Property related spend is normally the second largest category for a business, after staff. However, cost reduction initiatives focused on real estate often take a narrow and non-strategic view of assets that fails to deliver real long-term value. They can leave property and corporate strategy misaligned and destroy value by focusing on cost and liability minimisation. Businesses should focus on maximising the value of their assets instead.
Doing things differently
Do things differently by restructuring the cost base and save 20% or more.
Companies can consider closing or selling underperforming/non-critical parts of the business, customer types and/or product offerings, which could also free up funds and investment/growth opportunities. You can also consolidate sourcing and vendor activity, create shared services, and outsource non-core processes.
Traditionally, cost reductions in procurement have come from aggregating local spend, reducing unit costs and squeezing suppliers. A more strategic and collaborative approach towards total third-party spend that aligns its objectives and incentives with the rest of the business is needed and can produce huge savings and create benefits instead of just controlling costs. Rather than focusing exclusively on supply, sources of demand within the organisation must be included in procurement cost-cutting programmes. Procurement needs to use its uniquely broad view of spend categories to identify potential synergies.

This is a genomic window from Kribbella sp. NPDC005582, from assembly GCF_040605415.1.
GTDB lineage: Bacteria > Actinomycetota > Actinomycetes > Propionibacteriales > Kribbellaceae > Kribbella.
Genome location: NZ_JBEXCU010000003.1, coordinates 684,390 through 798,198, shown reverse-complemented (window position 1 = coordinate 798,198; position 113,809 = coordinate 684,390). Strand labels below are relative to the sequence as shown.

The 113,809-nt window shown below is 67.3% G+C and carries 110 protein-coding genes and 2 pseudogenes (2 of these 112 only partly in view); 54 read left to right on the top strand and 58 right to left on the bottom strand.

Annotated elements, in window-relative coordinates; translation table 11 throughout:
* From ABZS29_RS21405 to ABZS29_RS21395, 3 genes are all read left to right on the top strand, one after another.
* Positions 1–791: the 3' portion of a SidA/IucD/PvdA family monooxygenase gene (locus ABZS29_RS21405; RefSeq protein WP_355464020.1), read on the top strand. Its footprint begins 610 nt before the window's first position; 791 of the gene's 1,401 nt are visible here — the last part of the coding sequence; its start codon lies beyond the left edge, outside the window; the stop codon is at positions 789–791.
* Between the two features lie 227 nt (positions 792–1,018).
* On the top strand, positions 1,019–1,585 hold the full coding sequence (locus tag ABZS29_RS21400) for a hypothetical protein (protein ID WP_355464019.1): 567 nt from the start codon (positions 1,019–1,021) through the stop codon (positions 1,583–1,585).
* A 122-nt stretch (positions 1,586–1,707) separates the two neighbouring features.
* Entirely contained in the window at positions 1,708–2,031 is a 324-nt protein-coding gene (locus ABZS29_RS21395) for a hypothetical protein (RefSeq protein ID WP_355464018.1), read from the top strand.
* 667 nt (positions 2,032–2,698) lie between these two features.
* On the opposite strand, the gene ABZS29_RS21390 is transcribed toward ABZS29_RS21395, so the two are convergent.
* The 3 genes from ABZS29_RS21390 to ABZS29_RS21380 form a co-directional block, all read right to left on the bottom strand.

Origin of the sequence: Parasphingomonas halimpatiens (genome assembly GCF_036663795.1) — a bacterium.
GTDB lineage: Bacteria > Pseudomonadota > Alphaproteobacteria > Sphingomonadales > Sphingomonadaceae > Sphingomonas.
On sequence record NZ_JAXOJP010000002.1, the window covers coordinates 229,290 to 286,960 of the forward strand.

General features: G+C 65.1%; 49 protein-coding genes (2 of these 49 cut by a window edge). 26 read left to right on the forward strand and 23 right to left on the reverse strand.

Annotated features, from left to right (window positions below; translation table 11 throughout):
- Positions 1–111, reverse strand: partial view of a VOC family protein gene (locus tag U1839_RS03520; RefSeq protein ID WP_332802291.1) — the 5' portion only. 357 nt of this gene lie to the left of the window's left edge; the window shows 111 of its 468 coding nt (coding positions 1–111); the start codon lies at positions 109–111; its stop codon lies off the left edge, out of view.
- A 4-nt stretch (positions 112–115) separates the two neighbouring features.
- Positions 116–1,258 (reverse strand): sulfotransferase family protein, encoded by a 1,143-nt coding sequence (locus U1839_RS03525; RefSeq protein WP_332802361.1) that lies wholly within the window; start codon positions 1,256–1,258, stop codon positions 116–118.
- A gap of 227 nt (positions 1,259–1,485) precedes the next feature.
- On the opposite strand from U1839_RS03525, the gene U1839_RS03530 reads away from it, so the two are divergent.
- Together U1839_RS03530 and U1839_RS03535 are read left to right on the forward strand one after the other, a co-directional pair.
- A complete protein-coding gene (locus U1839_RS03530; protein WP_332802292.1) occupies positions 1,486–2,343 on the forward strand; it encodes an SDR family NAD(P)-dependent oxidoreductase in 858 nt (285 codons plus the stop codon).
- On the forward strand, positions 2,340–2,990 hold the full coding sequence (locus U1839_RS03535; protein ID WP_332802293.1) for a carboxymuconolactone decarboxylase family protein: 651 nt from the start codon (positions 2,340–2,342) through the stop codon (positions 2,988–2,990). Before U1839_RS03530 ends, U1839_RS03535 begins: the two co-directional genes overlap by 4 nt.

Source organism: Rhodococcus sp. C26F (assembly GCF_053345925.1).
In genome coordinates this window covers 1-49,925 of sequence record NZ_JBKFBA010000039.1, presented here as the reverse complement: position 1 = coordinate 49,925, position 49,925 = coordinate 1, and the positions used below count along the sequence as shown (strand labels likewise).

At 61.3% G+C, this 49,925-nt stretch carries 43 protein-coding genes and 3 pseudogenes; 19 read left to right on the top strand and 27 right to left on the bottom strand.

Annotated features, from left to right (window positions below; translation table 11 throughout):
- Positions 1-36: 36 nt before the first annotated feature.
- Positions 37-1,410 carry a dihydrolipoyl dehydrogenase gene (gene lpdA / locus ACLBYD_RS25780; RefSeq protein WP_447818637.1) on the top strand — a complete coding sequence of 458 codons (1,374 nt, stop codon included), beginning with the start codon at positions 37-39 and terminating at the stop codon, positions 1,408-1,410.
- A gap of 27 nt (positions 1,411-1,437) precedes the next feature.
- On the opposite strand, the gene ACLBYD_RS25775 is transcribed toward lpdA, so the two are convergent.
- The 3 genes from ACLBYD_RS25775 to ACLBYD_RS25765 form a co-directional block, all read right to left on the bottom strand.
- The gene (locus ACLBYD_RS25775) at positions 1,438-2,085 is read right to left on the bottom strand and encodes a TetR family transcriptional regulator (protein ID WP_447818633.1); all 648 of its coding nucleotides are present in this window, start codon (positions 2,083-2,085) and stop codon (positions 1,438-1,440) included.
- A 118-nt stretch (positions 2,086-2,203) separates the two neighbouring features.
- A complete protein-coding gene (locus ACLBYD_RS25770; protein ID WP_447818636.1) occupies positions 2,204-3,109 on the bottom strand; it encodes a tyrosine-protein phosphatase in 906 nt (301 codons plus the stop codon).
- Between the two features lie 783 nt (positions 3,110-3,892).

An office of cost control fulfils a crucial function in cost reduction programmes by linking the driving force of change – executive management – with the rest of the business.
Only about 30% of cost programmes hit their original targets; and very few organisations sustain results after three years.
In our experience, having a well-structured programme office can make all the difference to the success of a cost reduction initiative. Its role is to create a mindset of cost consciousness amongst all your people resulting in savings and improvements over the longer term.